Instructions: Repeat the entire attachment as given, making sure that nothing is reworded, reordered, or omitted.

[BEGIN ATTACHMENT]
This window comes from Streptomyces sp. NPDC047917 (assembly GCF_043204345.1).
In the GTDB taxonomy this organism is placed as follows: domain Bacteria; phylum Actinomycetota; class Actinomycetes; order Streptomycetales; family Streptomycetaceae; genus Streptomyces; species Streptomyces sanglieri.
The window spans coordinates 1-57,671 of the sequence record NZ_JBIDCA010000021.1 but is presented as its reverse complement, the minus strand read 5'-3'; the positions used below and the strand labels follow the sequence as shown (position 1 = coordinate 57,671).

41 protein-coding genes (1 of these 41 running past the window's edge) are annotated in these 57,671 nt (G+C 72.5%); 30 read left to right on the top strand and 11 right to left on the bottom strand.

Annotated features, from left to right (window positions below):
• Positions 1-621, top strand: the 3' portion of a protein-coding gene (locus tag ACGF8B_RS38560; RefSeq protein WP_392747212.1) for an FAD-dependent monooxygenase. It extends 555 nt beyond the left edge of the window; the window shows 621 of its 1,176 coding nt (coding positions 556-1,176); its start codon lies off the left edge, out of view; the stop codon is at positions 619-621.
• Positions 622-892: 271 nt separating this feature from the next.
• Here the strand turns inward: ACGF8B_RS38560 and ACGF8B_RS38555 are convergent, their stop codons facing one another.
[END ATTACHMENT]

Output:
This window comes from Streptomyces sp. NPDC047917 (assembly GCF_043204345.1).
In the GTDB taxonomy this organism is placed as follows: domain Bacteria; phylum Actinomycetota; class Actinomycetes; order Streptomycetales; family Streptomycetaceae; genus Streptomyces; species Streptomyces sanglieri.
The window spans coordinates 1-57,671 of the sequence record NZ_JBIDCA010000021.1 but is presented as its reverse complement, the minus strand read 5'-3'; the positions used below and the strand labels follow the sequence as shown (position 1 = coordinate 57,671).

41 protein-coding genes (1 of these 41 running past the window's edge) are annotated in these 57,671 nt (G+C 72.5%); 30 read left to right on the top strand and 11 right to left on the bottom strand.

Annotated features, from left to right (window positions below):
• Positions 1-621, top strand: the 3' portion of a protein-coding gene (locus tag ACGF8B_RS38560; RefSeq protein WP_392747212.1) for an FAD-dependent monooxygenase. It extends 555 nt beyond the left edge of the window; the window shows 621 of its 1,176 coding nt (coding positions 556-1,176); its start codon lies off the left edge, out of view; the stop codon is at positions 619-621.
• Positions 622-892: 271 nt separating this feature from the next.
• Here the strand turns inward: ACGF8B_RS38560 and ACGF8B_RS38555 are convergent, their stop codons facing one another.